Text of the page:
The general form of the pairwise comparison matrix is shown in matrix (3), which is created based on a 9-point scale, as shown in Tab. 3. Controllers are pairwise compared to each feature element, i.e., ten features are applied. The general structure of a pairwise comparison matrix is represented in matrix (3). Matrix (3) shows the rows M1 through Mn and columns C1 through Cn. The value corresponding to a(i, j) signifies the importance of a feature of the ith row versus jth column. Similarly, a(i, j) = 1 in the matrix denotes that P1 feature related to the ith row and jth column controllers is equally present in both controllers. Moreover, diagonal elements represent the comparison of an element with itself; consequently, the values of such elements are denoted by 1, as represented in matrix (4). In addition, the elements values below and above the diagonal are reciprocal of each other. First, alternatives are compared pairwise with respect to the feature P1. The values for elements are included in (3) depending on a 9-point scale, as shown in Tab. 3. The reciprocal and nonreciprocal values show the importance of the row elements from the column components, correspondingly. First, A1 is compared with A2, A3, A4, A5, and A6 considering the P1 criterion. In addition, A1 is of equal importance with itself, and thus a(1, 1) = 1. Then, A2 and A3 are moderately important than A1. Moreover, a(1, 2) = a(1, 3) = 1/3. Here, A1 is moderately important than A4 and A6, e.g., a(1, 6) = 3 shows that the alternative in row (A1) is moderately important than an alternative in the subsequent column (A6). In addition, a(1, 5) = 1/6 reveals that A5 is substantially more important than A1. Likewise, the values are inserted in for A2A6. In the same way, we meticulously incorporate values for all the elements in matrix (4) for pairwise comparison.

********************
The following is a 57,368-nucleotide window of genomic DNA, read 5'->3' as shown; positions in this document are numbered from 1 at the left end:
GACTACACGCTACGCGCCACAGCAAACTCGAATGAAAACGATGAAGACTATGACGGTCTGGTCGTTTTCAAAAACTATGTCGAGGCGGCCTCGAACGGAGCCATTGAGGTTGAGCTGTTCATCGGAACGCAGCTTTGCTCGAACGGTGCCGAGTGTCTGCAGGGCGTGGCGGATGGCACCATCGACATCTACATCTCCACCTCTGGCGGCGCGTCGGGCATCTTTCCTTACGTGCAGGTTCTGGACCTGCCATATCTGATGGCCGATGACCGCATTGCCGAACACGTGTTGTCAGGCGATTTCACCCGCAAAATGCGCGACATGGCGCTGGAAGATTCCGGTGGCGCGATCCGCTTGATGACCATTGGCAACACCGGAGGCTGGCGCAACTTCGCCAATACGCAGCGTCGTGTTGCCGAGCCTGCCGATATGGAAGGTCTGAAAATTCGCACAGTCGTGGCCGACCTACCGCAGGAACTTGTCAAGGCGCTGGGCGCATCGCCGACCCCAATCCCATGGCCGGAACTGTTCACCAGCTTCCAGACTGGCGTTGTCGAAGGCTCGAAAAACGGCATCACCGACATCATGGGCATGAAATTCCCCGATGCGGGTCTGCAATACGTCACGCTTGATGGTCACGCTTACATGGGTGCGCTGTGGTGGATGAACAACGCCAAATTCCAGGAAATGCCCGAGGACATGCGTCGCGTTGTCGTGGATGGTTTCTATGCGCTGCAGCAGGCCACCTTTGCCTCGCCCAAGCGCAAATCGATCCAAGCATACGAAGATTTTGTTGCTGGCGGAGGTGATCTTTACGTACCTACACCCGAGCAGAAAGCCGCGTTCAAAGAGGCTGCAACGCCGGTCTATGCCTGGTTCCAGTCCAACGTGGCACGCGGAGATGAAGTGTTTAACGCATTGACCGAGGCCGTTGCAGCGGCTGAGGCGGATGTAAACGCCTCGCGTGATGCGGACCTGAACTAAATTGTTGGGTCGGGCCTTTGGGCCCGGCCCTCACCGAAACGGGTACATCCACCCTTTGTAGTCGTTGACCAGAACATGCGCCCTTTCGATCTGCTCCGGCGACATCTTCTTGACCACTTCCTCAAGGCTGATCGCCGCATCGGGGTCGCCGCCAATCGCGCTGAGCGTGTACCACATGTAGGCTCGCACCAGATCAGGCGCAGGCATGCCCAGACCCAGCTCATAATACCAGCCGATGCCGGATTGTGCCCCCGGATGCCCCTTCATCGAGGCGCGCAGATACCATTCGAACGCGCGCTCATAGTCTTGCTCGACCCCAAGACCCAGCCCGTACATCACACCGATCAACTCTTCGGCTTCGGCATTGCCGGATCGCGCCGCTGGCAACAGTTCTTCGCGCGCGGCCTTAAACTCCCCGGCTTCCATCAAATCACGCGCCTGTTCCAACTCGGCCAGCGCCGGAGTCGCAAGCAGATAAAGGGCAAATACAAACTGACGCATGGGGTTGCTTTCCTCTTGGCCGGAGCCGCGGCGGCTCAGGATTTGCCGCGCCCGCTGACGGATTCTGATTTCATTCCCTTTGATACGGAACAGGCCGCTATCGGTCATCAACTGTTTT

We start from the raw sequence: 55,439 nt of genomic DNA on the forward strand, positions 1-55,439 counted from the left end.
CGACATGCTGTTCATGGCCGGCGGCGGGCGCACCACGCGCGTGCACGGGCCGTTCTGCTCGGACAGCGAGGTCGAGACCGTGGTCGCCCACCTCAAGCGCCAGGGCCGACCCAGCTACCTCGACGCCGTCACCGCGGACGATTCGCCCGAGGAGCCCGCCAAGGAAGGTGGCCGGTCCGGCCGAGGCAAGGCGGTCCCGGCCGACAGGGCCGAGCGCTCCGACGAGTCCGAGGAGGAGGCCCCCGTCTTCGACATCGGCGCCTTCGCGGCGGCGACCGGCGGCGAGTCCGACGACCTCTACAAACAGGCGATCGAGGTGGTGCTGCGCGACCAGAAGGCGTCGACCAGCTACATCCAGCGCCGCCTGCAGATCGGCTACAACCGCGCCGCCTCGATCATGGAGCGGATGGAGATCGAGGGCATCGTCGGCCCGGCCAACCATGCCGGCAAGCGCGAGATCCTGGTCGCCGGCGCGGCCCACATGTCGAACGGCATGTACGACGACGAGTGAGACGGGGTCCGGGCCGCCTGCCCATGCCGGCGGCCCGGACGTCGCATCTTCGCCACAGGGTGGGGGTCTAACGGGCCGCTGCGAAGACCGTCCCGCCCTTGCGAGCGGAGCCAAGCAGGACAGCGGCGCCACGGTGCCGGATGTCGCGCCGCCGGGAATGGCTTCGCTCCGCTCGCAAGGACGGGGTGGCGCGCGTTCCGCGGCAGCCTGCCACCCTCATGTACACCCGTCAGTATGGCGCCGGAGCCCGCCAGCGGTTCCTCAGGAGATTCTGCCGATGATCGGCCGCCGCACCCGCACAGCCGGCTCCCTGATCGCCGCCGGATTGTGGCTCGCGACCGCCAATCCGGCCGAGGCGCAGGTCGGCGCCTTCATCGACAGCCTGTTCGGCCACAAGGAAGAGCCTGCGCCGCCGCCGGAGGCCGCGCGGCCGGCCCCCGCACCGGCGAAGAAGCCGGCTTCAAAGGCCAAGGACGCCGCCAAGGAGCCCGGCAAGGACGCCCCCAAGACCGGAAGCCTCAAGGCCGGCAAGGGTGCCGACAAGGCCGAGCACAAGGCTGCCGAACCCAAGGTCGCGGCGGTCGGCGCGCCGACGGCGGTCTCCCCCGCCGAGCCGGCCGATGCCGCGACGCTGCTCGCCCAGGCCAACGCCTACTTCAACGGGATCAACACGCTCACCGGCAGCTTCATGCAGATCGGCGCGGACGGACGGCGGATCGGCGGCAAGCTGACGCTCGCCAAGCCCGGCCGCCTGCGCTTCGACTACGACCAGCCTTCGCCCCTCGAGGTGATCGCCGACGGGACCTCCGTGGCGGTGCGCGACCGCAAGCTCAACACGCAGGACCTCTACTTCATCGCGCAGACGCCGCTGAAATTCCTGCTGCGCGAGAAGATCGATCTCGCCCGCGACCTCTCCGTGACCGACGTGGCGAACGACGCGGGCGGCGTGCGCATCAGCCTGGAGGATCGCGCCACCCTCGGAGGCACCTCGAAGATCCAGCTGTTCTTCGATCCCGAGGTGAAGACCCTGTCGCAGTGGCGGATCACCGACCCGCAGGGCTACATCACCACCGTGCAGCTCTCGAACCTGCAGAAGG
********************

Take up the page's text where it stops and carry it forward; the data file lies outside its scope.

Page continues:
Table 3: Scale for defining the relative importance of a feature and controller


Matrix (5) is then used for the summation, and every value is divided with the summation of a column. Next phase is calculation of an eigenvector, which is computed from a normalized matrix. An eigenvector indicates a priority of the feature (P1). The eigenvector V is obtained from the normalized matrix (6) according to Eq. (7). The result from Eq. (7) is considered as the eigenvector V1, which is shown in (8). To obtain the eigenvector X as shown in Eq. (7), first we compute the normalized matrix (6).





3.3.2 Consistency Index (CI), Consistency Measure (CM), and Consistency Ratio (CR) Calculation

To prove the consistency of the judgments we made during the values insertion in pairwise matrix, the next phase is to compute the consistency index (CI) and consistency ratio (CR). Nevertheless, before evaluating consistency, the vector for consistency measure (CM) should be computed. The calculation of (CM) vector is essential for the computing (CI) and (CR). Eq. (9) shows the procedure for determining the consistency measure. The Mj represents a row from the Eq. (4). Here, V and vi represent the eigenvector and its corresponding component which is also shown in Fig. 4. In addition, the multiplication of Mj and V are taken and then it is divided upon the element in the eigenvector linking to Mj. Fig. 4 shows the procedure used to get (CM). Then, the average of the (CM) vector is taken for computing imagesmax as shown in Eqs. (9) and (10). The procedure to obtain these equations and the overall process is shown in Fig. 4.